Three simple steps for optimizing your marketing budget
For many marketing professionals, total marketing budget optimization is the holy grail, the rite of passage we get to after cleaning up and measuring as much as we can of the stuff that can be measured. Yet with marketing mediums growing and converging (think mobile, social, online) and consumers floating between channels at a faster rate than ever before (expecting us to recognize them wherever they pop up), marketers can't afford to wait while the measurement scientists evaluate each medium and each campaign and subsequently deduce or infer what that might mean for the aggregate performance of our overall ad budgets. Why? Because the whole in this case is likely no longer a sum of its parts.
With the complexity of today’s marketing budgets, marketers are tasked with managing across multiple mediums with various forms of above- and below-the-line marketing. Central Marketing Communications teams are often managing investment across multiple product lines. Maintaining optimal allocations is a feat, especially with constant pressures to trim. Yet the answer to getting at the optimal point of return is in the data.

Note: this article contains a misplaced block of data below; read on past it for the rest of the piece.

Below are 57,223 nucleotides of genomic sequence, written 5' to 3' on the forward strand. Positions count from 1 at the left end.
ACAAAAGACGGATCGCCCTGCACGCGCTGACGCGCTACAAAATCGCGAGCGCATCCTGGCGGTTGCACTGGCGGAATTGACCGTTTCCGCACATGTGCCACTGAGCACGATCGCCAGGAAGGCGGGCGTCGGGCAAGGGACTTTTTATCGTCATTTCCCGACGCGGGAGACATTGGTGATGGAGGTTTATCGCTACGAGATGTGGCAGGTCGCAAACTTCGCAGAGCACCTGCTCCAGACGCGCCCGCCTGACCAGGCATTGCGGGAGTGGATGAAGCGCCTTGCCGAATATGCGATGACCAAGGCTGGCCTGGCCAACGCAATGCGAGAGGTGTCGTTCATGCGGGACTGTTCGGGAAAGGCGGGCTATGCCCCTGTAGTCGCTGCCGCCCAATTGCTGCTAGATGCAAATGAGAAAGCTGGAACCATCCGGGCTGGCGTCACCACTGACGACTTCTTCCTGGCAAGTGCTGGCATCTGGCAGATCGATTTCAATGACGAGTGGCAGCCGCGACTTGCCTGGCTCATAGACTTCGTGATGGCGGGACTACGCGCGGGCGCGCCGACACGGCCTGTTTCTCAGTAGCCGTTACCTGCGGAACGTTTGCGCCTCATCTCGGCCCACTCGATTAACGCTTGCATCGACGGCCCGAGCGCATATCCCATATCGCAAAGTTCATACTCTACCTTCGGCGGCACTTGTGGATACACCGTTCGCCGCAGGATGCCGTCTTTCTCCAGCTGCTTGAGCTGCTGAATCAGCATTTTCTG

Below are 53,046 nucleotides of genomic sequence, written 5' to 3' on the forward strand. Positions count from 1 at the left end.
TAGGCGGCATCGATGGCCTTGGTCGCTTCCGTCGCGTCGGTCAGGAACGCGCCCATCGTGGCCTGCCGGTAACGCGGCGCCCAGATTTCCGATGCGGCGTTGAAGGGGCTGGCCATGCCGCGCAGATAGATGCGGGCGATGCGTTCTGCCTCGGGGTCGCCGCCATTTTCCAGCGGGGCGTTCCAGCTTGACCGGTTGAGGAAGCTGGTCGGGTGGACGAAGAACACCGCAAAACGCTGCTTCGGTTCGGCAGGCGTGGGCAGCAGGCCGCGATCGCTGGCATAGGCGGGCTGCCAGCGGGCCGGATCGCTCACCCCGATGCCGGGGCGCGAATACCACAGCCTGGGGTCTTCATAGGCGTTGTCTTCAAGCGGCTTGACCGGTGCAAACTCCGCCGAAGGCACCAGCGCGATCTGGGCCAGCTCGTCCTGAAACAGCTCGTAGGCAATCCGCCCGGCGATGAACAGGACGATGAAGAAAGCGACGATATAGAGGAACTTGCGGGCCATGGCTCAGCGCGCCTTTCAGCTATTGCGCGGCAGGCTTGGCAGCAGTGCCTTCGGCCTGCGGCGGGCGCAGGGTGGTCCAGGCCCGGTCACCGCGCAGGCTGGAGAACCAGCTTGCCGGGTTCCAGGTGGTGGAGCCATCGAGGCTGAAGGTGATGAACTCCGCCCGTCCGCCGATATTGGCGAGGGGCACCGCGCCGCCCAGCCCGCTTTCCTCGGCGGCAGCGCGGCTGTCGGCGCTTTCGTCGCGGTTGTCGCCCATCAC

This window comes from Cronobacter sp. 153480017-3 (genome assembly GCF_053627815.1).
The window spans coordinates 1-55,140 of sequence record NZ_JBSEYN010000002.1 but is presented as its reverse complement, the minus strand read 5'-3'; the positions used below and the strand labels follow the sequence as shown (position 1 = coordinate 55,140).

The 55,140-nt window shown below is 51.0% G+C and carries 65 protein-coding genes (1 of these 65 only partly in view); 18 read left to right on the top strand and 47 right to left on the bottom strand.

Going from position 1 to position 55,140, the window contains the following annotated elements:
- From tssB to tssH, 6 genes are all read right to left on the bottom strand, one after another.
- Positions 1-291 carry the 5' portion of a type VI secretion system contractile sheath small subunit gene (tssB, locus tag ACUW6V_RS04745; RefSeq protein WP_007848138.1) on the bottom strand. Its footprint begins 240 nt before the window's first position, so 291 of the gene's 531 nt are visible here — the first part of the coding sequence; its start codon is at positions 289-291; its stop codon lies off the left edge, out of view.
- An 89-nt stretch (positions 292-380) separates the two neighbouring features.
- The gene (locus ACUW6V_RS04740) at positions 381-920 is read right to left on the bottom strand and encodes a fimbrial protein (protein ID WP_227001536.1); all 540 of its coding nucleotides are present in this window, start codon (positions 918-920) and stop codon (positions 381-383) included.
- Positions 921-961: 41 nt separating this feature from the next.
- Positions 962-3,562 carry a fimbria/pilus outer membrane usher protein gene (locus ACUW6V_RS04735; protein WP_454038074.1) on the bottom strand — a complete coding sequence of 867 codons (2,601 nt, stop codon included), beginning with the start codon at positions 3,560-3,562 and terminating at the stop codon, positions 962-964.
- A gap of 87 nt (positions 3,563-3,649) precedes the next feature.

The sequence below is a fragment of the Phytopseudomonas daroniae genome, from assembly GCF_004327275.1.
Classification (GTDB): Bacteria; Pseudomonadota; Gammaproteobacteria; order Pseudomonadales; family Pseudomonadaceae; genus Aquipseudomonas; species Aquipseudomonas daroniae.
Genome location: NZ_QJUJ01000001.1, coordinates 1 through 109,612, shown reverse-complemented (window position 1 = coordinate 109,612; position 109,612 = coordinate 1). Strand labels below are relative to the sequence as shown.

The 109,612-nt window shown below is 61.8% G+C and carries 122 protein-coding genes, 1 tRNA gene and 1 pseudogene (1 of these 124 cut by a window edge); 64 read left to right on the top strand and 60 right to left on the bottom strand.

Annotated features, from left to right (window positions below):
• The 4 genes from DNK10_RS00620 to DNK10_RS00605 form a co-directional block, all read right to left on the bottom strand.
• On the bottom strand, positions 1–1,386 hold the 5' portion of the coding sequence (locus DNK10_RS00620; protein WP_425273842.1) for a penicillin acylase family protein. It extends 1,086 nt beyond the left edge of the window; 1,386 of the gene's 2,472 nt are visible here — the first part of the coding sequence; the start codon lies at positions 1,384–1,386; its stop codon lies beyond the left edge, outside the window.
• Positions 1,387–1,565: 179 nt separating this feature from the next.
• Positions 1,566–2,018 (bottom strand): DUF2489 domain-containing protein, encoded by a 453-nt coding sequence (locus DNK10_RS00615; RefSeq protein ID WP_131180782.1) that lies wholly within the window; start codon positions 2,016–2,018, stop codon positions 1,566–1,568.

There are more interdependencies in the data than ever before, and our campaigns are far more fluid and complex. Thanks to advances in data management and statistics, though, organizations can optimize full marketing budgets – and it can be done in a way that is logical, measurable, dynamic and operational within marketing departments. It's a three-step process:
IS SAS® MARKETING MIX ADVISOR FOR YOU?It is if your organization:
Two sources are commonly used: internal data (i.e., customer behaviors, profitability, prior campaign analyses, campaign spending and geographic reach, promotions, sponsorships, etc.)and external data (competitive information, econometric data, census statistics, market research, etc.). This exogenous information helps add context to the analysis and understanding of the market factors that have an effect on marketing campaigns, but are often difficult to comprehend and measure.
The kind of information will vary based on the business. Retailers, for example, given the obvious ties between weather and shopping behavior, may include weather patterns, whereas banks may find factors like housing starts and consumer debt ratios highly predictive of lending campaign success. The key is to collect the information in a way that allows it to be unbundled or, in data terms, disaggregated. This helps the marketer see relationships or correlations in the data and lead them on the pathway to optimization.
Bio: Lori Bieda is the Executive Lead for Customer Intelligence Solutions across the Americas for SAS.
This story appears in the First Quarter 2011 issue of